Two years ago the Atlantic Coast and Big East conferences opened the Gator Bowl, which matches their No. 2 teams, to the Irish. Other conferences have yet to make similar guarantees, subscribing instead to a simple rationale: If Notre Dame wants the advantages of being an independent—its $9 million-a-year TV deal with NBC, for example—then it will have to accept the risks as well. But that thinking is selfish and shortsighted. When an 8-3 Irish team can't play in a top non-Alliance bowl, that isn't good for college football.
The English play I'm Marrying Ryan Giggs centers on a soccer-mad family so riven by allegiances to rival teams that Mum and Dad end up painting each side of their house a different team color. Though meant to be far-fetched, the comedy hardly underestimates the power of soccer passions.
The unseen object of Mum's desire is Ryan Giggs, a handsome, real-life winger for Manchester United. On Aug. 1, however, Giggs opens a seven-week tour in Liverpool, where hatred of United runs deep. That's why theater administrators have demanded that the show be temporarily renamed I'm Marrying Robbie Fowler after Liverpool's star striker and have also censored all references to Manchester United. Says a Liverpool Playhouse spokesman: "We didn't want a riot on our hands."
The Kindly Beest
In 1992, a few months after Fay Vincent was ousted as baseball commissioner and shortly before the Toronto Blue Jays won their first World Series, Blue Jays president Paul Beeston cropped up as a possible successor to Vincent. Beeston wasn't interested. "I just don't think it's a job for a little, fat, cigar-smoking, sockless Canadian," he said. The commissionership has been a job for no one since '92, but when putative commish Bud Selig appointed Beeston to the newly created position of president and CEO last week, the baseball world welcomed the fat little Canadian with open arms.
Beeston, a shrewd but unassuming 52-year-old accountant raised in the canal port of Welland, Ont., will work in Manhattan. He'll handle the daily operations of the commissioner's office as second in command to Selig, who will stay at his Milwaukee outpost running the Brewers. Beeston is expected to invigorate baseball's marketing, an area in which he thrived in Toronto, and will serve as a liaison to the players' union, whose boss, Donald Fehr, despises Selig. Beeston could help heal the fractious relationships between owners and players and between owners and owners. "This is a good day for baseball," said Fehr after Beeston's hiring.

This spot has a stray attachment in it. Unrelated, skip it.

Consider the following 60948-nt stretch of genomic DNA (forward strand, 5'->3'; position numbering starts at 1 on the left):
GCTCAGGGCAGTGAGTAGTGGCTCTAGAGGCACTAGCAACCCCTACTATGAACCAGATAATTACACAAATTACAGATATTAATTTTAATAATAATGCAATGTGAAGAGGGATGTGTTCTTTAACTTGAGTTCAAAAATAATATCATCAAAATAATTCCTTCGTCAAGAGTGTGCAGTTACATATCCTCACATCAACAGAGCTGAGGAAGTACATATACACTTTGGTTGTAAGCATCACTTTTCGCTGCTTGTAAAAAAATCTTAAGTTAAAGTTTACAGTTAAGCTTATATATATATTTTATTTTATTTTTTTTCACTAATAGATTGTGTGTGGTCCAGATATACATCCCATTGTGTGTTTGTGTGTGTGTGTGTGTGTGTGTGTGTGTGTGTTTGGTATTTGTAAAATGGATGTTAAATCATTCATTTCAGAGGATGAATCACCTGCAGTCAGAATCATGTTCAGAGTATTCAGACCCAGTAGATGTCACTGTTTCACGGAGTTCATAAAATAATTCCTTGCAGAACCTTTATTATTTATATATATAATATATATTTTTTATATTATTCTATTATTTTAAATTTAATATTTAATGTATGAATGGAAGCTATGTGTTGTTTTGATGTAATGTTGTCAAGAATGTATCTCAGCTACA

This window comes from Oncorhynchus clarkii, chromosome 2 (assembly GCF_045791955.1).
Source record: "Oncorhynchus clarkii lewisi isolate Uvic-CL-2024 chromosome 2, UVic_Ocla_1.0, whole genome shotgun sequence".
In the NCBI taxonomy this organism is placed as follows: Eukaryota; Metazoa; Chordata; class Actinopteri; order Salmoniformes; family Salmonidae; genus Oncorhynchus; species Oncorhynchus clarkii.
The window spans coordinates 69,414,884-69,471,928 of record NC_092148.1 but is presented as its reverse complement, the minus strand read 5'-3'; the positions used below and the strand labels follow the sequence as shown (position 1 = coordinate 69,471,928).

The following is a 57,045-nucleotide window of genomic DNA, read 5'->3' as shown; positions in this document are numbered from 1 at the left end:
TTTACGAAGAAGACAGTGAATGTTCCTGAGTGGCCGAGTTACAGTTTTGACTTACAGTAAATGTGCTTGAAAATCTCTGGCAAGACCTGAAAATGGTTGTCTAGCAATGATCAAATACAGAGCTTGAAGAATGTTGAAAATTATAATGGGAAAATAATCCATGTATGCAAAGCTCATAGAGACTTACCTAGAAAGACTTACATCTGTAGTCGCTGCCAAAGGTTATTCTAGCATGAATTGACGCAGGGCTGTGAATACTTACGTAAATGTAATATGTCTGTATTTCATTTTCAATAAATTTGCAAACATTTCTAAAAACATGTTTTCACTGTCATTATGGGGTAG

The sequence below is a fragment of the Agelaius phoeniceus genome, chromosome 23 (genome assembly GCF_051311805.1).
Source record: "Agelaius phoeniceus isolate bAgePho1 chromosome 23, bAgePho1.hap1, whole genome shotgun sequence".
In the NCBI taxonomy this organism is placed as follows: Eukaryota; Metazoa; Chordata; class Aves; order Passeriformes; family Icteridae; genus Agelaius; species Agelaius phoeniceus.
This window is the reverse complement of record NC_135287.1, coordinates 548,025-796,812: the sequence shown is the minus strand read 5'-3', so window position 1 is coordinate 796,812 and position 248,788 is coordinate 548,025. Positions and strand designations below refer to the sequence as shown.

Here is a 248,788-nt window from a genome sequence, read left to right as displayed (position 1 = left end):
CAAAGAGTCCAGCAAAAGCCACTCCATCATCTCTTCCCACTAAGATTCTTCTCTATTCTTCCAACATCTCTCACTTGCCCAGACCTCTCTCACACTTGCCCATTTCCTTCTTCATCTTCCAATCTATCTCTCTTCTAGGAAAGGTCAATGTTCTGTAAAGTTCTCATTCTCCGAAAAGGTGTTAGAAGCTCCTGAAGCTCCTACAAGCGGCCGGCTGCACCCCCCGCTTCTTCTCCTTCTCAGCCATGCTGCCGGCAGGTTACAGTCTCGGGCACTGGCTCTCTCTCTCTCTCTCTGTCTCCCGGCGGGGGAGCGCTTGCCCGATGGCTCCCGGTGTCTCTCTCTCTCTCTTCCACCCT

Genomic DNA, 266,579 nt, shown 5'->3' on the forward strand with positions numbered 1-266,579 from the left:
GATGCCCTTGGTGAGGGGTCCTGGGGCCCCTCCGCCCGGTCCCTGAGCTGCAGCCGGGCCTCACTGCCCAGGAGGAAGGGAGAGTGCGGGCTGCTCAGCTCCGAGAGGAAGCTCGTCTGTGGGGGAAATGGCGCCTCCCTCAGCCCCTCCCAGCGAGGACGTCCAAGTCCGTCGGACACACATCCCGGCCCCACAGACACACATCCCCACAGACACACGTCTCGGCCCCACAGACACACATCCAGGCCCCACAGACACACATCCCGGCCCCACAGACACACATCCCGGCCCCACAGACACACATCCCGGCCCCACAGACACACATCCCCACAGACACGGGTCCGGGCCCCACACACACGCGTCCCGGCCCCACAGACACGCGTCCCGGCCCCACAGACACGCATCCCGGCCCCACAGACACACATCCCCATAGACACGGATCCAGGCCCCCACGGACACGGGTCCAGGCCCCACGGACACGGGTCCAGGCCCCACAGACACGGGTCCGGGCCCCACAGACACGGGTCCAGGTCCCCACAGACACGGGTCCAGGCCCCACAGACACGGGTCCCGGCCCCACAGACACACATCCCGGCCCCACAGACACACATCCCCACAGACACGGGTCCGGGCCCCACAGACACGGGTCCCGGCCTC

Since becoming the Blue Jays' first employee in 1976, The Beest, whose nonstop cigar sucking and refusal to wear socks lend him the air of an eccentric, has emerged as one of the best-liked men in the game. Whether or not the appointment of Beeston, who is one of Selig's closest confidantes, is a prelude to Selig taking the commissioner's job is unclear. Beeston and several owners have called for Selig to give up the Brewers and formally assume the top spot, but Selig won't commit. Others predict that Beeston will one day step into the commissioner's role, an idea he rejects. While it's a perfect example of baseball's mishegas that the game has selected what amounts to a deputy commissioner without a permanent commissioner in place, bringing Beeston into the fold makes sense. He's lauded by such opposite-minded owners as Selig and Steinbrenner, who said of last week's appointment, "It answered a prayer, for me and for baseball. Paul is sharp, and he's got guts."
A Continuing Inspiration
Cam Cameron survived the Scylla and Charybdis of college coaching: He played basketball under Bob Knight at Indiana, then served as an offensive assistant under Bo Schembechler at Michigan. But as he prepares for his first season as Indiana's football coach, he might wonder if he'll ever be free of his mentors' torments. "If Cam has played for me and then worked for Schembechler and he can't succeed," Knight says, "then they probably just ought to shoot him."